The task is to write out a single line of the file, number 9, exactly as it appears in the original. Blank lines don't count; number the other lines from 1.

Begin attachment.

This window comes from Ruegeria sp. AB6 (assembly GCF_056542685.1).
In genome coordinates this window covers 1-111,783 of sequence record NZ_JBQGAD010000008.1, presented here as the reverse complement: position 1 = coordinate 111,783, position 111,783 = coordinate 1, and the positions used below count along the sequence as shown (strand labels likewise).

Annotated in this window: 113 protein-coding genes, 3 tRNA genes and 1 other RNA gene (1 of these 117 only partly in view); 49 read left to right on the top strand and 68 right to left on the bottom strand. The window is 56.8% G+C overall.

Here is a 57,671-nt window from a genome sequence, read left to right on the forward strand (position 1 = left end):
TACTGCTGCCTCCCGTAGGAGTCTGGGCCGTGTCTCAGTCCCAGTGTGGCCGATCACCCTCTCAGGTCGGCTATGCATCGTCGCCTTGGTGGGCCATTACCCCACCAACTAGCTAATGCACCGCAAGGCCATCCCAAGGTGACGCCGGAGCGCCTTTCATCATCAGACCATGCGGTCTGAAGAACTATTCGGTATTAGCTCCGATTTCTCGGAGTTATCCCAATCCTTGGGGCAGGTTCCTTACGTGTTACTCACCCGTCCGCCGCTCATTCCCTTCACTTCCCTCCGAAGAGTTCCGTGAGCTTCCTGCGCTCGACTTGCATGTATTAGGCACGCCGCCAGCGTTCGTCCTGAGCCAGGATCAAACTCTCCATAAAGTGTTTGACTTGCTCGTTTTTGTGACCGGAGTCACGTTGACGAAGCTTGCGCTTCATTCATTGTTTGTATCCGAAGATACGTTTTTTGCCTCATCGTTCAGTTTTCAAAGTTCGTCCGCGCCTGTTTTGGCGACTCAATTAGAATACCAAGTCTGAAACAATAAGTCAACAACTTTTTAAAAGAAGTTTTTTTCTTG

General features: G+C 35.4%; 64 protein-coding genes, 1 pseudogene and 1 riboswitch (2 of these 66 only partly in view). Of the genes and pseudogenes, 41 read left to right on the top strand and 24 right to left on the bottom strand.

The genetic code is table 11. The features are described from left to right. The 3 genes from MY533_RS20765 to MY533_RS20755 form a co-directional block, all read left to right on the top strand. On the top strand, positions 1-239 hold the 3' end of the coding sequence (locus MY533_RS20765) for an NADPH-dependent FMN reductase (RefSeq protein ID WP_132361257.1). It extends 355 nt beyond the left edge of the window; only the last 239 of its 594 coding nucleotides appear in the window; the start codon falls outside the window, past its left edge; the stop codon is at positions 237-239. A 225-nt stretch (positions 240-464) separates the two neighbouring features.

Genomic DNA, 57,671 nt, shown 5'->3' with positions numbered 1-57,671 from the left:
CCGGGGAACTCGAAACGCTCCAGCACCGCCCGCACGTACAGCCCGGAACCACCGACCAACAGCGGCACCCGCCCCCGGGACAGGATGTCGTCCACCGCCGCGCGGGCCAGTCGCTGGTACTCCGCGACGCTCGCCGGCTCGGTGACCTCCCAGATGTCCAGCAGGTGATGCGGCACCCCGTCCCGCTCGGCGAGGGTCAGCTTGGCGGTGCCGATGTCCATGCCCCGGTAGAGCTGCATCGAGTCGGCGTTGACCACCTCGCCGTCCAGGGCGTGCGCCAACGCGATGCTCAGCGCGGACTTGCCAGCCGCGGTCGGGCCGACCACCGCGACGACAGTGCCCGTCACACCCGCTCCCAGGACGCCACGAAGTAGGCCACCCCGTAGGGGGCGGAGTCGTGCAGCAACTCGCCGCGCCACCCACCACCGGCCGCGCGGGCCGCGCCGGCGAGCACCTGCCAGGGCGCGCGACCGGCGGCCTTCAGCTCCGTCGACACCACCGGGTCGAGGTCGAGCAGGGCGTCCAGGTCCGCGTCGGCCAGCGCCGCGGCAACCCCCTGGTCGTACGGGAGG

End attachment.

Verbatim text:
CCGGGGAACTCGAAACGCTCCAGCACCGCCCGCACGTACAGCCCGGAACCACCGACCAACAGCGGCACCCGCCCCCGGGACAGGATGTCGTCCACCGCCGCGCGGGCCAGTCGCTGGTACTCCGCGACGCTCGCCGGCTCGGTGACCTCCCAGATGTCCAGCAGGTGATGCGGCACCCCGTCCCGCTCGGCGAGGGTCAGCTTGGCGGTGCCGATGTCCATGCCCCGGTAGAGCTGCATCGAGTCGGCGTTGACCACCTCGCCGTCCAGGGCGTGCGCCAACGCGATGCTCAGCGCGGACTTGCCAGCCGCGGTCGGGCCGACCACCGCGACGACAGTGCCCGTCACACCCGCTCCCAGGACGCCACGAAGTAGGCCACCCCGTAGGGGGCGGAGTCGTGCAGCAACTCGCCGCGCCACCCACCACCGGCCGCGCGGGCCGCGCCGGCGAGCACCTGCCAGGGCGCGCGACCGGCGGCCTTCAGCTCCGTCGACACCACCGGGTCGAGGTCGAGCAGGGCGTCCAGGTCCGCGTCGGCCAGCGCCGCGGCAACCCCCTGGTCGTACGGGAGG